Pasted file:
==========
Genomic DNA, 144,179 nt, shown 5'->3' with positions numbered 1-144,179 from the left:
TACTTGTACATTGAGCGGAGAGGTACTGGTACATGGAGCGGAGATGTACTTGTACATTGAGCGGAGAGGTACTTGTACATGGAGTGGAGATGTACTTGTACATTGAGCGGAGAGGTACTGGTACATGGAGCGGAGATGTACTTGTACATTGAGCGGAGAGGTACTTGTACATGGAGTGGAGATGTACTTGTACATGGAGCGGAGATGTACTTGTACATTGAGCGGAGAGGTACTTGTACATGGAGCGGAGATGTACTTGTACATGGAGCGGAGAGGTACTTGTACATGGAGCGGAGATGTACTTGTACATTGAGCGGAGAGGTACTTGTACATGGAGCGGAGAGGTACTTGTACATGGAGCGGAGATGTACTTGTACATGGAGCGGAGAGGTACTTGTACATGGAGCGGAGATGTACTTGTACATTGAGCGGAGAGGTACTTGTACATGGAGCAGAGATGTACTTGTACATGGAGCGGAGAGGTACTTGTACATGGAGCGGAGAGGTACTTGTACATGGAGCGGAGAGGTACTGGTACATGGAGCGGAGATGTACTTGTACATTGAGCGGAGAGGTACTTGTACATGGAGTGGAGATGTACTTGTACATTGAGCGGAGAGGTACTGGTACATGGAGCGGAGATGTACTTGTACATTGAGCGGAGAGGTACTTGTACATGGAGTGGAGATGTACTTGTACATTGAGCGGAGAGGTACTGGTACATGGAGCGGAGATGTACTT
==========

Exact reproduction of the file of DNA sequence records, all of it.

Genomic DNA, 144,179 nt, shown 5'->3' with positions numbered 1-144,179 from the left:
TACTTGTACATTGAGCGGAGAGGTACTGGTACATGGAGCGGAGATGTACTTGTACATTGAGCGGAGAGGTACTTGTACATGGAGTGGAGATGTACTTGTACATTGAGCGGAGAGGTACTGGTACATGGAGCGGAGATGTACTTGTACATTGAGCGGAGAGGTACTTGTACATGGAGTGGAGATGTACTTGTACATGGAGCGGAGATGTACTTGTACATTGAGCGGAGAGGTACTTGTACATGGAGCGGAGATGTACTTGTACATGGAGCGGAGAGGTACTTGTACATGGAGCGGAGATGTACTTGTACATTGAGCGGAGAGGTACTTGTACATGGAGCGGAGAGGTACTTGTACATGGAGCGGAGATGTACTTGTACATGGAGCGGAGAGGTACTTGTACATGGAGCGGAGATGTACTTGTACATTGAGCGGAGAGGTACTTGTACATGGAGCAGAGATGTACTTGTACATGGAGCGGAGAGGTACTTGTACATGGAGCGGAGAGGTACTTGTACATGGAGCGGAGAGGTACTGGTACATGGAGCGGAGATGTACTTGTACATTGAGCGGAGAGGTACTTGTACATGGAGTGGAGATGTACTTGTACATTGAGCGGAGAGGTACTGGTACATGGAGCGGAGATGTACTTGTACATTGAGCGGAGAGGTACTTGTACATGGAGTGGAGATGTACTTGTACATTGAGCGGAGAGGTACTGGTACATGGAGCGGAGATGTACTT